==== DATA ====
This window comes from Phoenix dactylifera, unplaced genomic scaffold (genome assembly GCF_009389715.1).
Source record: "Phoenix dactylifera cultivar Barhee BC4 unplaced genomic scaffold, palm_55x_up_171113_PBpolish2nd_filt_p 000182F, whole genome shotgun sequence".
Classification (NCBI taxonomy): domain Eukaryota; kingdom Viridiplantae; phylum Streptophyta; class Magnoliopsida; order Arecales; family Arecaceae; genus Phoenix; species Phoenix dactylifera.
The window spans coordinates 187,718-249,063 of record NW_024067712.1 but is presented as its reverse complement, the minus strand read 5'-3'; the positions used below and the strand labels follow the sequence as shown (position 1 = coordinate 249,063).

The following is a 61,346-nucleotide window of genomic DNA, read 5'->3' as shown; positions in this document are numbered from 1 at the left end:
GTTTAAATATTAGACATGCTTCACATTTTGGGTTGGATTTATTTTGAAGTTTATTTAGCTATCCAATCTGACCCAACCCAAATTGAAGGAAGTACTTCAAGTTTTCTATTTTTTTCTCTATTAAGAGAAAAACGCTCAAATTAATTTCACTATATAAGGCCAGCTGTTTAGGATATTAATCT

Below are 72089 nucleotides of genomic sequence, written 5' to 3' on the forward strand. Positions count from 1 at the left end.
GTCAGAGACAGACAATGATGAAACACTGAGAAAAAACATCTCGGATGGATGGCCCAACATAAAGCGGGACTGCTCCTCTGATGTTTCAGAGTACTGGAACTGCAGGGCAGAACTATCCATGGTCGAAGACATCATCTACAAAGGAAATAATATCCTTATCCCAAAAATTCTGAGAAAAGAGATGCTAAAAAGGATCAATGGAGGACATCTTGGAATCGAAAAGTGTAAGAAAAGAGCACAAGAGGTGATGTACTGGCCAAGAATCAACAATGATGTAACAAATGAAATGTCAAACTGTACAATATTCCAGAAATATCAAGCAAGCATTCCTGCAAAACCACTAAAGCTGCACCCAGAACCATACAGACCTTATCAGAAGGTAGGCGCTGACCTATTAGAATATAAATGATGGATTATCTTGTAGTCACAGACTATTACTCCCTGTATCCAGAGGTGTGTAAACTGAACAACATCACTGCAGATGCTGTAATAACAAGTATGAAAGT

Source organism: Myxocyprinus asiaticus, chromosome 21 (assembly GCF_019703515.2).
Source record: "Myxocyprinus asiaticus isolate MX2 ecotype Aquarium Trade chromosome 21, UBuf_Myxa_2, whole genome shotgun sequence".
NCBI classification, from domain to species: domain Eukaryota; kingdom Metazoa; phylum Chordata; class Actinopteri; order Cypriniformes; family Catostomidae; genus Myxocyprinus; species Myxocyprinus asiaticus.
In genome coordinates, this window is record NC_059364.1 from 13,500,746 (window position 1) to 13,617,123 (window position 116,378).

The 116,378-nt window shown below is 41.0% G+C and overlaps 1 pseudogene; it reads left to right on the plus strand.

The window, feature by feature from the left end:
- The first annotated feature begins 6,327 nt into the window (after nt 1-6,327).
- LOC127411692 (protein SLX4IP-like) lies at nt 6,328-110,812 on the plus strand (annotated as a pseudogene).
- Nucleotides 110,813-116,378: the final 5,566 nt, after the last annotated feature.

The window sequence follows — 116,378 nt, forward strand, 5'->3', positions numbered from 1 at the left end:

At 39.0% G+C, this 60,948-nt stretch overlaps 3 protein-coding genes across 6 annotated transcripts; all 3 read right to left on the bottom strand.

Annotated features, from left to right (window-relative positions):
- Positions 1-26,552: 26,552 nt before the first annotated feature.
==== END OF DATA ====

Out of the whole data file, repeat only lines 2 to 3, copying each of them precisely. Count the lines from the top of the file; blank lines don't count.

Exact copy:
Source record: "Phoenix dactylifera cultivar Barhee BC4 unplaced genomic scaffold, palm_55x_up_171113_PBpolish2nd_filt_p 000182F, whole genome shotgun sequence".
Classification (NCBI taxonomy): domain Eukaryota; kingdom Viridiplantae; phylum Streptophyta; class Magnoliopsida; order Arecales; family Arecaceae; genus Phoenix; species Phoenix dactylifera.